WPA3 Dragonblood: A new vulnerability discovered in the WPA3 template was named Dragonblood (because it affects WPA3's Dragonfly handshake), and can be exploited for DoS attacks on a vulnerable access point or, for theft of sensitive data (such as passwords) Wi-Fi.
"Attackers can read information that WPA3 is supposed to protect by encryption. This can be used to steal sensitive information such as credit cards, passwords, chats, emails, etc., if no additional protection is used, such as HTTPS, ”say researchers Mathy Vanhoef and Eyal Ronen.
WPA3 Dragonblood Attack Ways
The error allows an attacker to do DoS attacks by overloading an access point that uses the WPA3 standard, causing countless handshakes.
Researchers reported downgrading attacks where an intruder on a vulnerable access point causes the user to connect with 4 handshake points used by the WPA2 standard. So it collects enough information to start an offline dictionary attack. In another attack, the attacker can downgrade the cryptographic group used in the WPA3 Dragonfly handshake, forcing the user and access point to use a weaker encryption.
Cache-based and timing-based side-channel attacks can exploit a weakness in the Dragonfly algorithm, allowing the attacker to execute a password partitioning attack similar to an offline dictionary attack. ) to obtain the Wi-Fi password.
"The resulting attacks are effective and low-cost: full-character bruteforcing and 8-character password length require less than $ 125 in Amazon EC2 cases," the researchers said.
More details about each of the attacks mentioned above can be found at paper (PDF) which they published for WPA3 Dragonblood.
Researchers have not yet published all of the vulnerability details because they also affect EAP-pwd, the authentication protocol supported by WPA and WPA2.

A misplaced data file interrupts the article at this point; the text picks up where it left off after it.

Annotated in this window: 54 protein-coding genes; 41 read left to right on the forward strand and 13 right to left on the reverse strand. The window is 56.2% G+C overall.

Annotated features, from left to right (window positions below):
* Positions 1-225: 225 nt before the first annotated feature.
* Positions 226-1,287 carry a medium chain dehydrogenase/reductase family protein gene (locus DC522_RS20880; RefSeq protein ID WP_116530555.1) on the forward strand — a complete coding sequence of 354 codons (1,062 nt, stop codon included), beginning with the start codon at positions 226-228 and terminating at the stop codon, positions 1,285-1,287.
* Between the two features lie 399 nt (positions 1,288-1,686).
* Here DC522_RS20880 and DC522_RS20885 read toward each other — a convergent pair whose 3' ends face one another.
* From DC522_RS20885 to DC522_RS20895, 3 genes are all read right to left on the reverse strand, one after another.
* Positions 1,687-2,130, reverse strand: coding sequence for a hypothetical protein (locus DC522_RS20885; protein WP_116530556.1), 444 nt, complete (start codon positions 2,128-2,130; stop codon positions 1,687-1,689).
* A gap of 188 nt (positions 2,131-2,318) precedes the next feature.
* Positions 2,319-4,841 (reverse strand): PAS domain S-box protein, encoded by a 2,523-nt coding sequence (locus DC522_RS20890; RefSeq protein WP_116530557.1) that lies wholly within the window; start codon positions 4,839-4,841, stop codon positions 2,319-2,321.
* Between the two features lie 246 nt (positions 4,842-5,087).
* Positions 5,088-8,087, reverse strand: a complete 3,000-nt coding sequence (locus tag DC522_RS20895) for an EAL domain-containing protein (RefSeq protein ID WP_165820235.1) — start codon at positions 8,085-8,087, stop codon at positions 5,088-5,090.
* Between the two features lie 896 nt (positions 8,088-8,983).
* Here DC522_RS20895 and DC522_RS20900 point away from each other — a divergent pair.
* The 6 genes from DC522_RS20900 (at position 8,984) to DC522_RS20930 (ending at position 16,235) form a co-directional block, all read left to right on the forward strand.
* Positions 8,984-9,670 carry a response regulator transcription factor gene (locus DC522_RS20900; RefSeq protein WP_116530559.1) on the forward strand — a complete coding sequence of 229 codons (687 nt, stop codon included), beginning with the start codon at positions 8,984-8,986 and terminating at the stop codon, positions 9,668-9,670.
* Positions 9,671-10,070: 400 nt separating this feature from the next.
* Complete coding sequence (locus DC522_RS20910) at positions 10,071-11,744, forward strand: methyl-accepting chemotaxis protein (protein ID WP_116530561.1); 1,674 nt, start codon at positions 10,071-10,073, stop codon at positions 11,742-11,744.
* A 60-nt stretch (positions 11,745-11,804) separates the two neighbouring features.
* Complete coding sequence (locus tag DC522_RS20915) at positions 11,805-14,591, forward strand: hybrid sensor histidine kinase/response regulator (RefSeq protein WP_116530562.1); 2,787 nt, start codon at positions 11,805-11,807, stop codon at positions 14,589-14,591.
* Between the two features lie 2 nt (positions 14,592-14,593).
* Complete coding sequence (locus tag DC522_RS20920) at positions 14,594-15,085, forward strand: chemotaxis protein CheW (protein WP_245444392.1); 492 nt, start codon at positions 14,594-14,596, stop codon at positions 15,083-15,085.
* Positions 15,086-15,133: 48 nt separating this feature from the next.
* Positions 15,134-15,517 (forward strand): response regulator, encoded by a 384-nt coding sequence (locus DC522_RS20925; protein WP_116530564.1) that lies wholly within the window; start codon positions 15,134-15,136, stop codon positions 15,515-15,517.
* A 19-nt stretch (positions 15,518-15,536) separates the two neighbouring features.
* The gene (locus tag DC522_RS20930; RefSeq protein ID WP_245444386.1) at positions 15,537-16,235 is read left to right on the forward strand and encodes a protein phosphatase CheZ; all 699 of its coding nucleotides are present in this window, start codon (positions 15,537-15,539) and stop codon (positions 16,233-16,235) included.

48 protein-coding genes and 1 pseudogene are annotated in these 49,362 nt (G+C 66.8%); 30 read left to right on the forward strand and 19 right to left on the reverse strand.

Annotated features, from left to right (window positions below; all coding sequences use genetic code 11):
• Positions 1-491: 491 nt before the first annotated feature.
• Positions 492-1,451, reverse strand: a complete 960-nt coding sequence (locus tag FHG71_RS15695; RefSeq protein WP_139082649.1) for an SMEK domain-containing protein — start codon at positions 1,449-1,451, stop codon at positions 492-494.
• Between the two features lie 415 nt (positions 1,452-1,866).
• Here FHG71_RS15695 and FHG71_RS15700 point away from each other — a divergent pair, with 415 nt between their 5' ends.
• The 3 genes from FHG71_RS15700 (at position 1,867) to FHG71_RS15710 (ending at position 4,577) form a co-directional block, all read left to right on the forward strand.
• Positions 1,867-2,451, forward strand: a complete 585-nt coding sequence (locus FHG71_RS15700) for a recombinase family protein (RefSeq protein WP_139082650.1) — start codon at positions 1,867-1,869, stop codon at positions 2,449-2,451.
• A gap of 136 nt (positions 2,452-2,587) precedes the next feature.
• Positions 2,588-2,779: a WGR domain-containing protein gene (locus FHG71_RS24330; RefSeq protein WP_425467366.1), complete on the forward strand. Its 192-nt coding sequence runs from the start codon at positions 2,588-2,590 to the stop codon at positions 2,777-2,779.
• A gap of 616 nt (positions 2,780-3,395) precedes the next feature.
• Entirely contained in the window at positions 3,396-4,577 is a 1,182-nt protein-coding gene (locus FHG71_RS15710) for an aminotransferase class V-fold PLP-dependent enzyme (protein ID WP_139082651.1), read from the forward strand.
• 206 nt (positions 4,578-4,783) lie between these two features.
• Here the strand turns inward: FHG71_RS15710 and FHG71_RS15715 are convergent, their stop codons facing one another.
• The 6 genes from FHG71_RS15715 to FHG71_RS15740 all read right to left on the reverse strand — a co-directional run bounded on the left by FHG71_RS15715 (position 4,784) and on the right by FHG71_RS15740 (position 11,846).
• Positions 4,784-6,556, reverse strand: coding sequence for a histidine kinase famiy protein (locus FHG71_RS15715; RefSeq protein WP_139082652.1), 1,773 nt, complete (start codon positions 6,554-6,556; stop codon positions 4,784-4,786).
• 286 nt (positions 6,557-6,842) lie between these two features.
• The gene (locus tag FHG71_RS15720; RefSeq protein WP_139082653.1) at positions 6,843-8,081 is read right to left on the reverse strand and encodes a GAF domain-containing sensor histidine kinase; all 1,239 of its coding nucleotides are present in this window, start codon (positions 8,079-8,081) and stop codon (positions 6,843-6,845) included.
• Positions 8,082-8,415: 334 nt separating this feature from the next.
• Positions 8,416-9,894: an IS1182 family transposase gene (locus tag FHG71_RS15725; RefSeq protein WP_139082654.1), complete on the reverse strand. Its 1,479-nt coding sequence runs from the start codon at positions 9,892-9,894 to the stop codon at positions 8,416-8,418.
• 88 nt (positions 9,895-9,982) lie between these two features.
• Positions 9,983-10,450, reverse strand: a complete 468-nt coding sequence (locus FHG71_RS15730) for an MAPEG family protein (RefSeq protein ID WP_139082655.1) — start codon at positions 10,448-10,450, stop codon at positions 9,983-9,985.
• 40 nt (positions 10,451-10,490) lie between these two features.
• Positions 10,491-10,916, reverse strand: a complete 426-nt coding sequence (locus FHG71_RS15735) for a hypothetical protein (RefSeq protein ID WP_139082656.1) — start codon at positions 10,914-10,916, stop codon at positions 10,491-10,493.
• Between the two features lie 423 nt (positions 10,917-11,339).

Unfortunately, our attacks against WPA3 also work for EAP-pwd, which means that an attacker can even recover a user's password when using EAP-pwd. In addition, we found serious bugs in most EAP-pwd products that allow the attacker to emulate any user. This way he can access the Wi-Fi network without knowing the user's password.
"Although we believe that EAP-pwd is used quite infrequently, it still poses serious risks to many users and shows the dangers of incorrectly implementing Dragonfly."
Researchers have published tools that can be used to check if an access point is vulnerable to any of the aforementioned attacks, but have refrained from releasing a tool that facilitates attacks against EAP-pwd (though they say they will do so soon).
The researchers revealed their findings to the WiFi Alliance, which issued a statement explaining that the problems identified "affect a limited number of early WPA3-Personal implementations" (one of two WPA3 modes) and can be resolved with a software update. , which users can download from the Wi-Fi device vendor's page.
"WPA3-Personal is in the early stages of development and the small number of affected device manufacturers have already begun developing fixes for the problem. "Software updates do not require changes that affect interoperability between the Wi-Fi device." WiFi Alliance.